The trauma induced by a police officer shining a flashlight directly into a motorist’s eyes during a traffic stop may be one of the most indelible memories of an encounter with the police.
However, while the flashlight-in-the-eyes gambit can burn the retinas, it rarely helps police detect whether a driver has committed a crime.
A new toy for public safety officers, though, could help law enforcement officials use flashlights to detect whether someone is driving under the influence of alcohol.
And this new device isn’t a product of science fiction. It’s being deployed in cities near you.
According to StateCollege.com, police in State College, Pennsylvania, recently received a fresh shipment of the flashlights that can apparently detect whether someone has been driving drunk.
The spaced-aged flashlights, which cost around $700 apiece, were given to the State College police department as part of long-term, federally funded research project aimed at studying the effectiveness of DUI-fighting tools.
The flashlights, which are called “passive alcohol sensors,” look to be normal illuminating devices, but when they are placed within a foot of a driver’s nose, they can detect whether the driver has been drinking lightly, moderately, heavily, or not at all.
Lights on the end of the devise indicate whether the motorist should be given further tests to determine his or her level of inebriation.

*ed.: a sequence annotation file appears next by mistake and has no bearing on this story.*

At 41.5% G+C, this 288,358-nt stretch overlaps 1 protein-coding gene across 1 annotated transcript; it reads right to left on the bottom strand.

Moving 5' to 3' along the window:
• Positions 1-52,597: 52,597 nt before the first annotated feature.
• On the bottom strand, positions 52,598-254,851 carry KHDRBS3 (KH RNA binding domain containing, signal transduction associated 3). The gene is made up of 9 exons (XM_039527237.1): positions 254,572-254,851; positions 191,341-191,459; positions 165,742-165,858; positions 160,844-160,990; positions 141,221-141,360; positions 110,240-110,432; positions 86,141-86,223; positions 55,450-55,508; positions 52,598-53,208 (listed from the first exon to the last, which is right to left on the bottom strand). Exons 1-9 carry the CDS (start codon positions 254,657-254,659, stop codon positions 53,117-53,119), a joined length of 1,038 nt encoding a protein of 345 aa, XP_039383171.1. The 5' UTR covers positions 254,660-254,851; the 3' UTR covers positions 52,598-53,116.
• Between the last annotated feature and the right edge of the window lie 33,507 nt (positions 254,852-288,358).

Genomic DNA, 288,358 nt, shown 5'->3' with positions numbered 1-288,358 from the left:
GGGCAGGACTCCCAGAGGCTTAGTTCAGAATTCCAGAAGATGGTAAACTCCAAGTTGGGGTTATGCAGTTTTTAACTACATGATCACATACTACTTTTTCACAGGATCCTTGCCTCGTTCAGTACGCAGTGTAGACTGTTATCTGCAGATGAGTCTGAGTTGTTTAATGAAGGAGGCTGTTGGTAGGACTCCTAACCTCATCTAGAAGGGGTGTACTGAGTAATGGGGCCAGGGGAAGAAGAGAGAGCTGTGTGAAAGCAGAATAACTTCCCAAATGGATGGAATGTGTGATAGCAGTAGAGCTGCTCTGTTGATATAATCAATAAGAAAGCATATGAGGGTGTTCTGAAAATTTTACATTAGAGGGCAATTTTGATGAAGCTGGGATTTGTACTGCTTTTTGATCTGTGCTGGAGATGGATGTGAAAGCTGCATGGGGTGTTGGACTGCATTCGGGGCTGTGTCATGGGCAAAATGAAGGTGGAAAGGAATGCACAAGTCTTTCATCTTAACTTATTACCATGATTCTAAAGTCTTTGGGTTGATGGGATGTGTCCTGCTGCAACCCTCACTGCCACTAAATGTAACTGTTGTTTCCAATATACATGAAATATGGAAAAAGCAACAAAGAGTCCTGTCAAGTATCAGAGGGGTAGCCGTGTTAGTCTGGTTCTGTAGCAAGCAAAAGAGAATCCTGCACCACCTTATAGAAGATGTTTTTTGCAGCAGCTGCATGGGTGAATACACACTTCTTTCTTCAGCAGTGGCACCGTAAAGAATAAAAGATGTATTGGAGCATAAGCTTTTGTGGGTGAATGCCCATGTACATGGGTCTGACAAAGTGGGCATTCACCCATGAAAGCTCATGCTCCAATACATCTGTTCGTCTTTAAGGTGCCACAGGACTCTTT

Since the flashlights are less than precise, they cannot be used as the sole basis for an arrest. However, they can help police officers determine whether further testing is needed to gauge a person’s blood alcohol content.
According to one study, the percentage of drunk drivers detected at a traffic stop using the sci-fi flashlights was 71 percent, which represented a large increase over the 55 percent of drunk drivers detected using more traditional methods.
While the flashlights may seem invasive, the police do not intend to use them secretly. State College police plan to use an advertising campaign to alert drivers to the presence of the new machines.
Of course, in an interview, one officer remarked that most drivers would not be told the flashlight was used during a traffic stop until after an arrest.
Some critics are concerned that the devises could be used outside of traffic stops. Police, however, promise that they do not intend to use the flashlights for, say, pedestrian checkpoints.
Nevertheless, State College police claim that they may also use the flashlights in the event of an open container violation, or a medical emergency.
In defense of the new technology, law enforcement officials say that the device traditionally used as an initial DUI detector—the human nose—is far less reliable.
By introducing a more objective initial test to determine the presence of alcohol, police say the new flashlights may ultimately prove more trustworthy than an individual officer’s arbitrary sense of smell.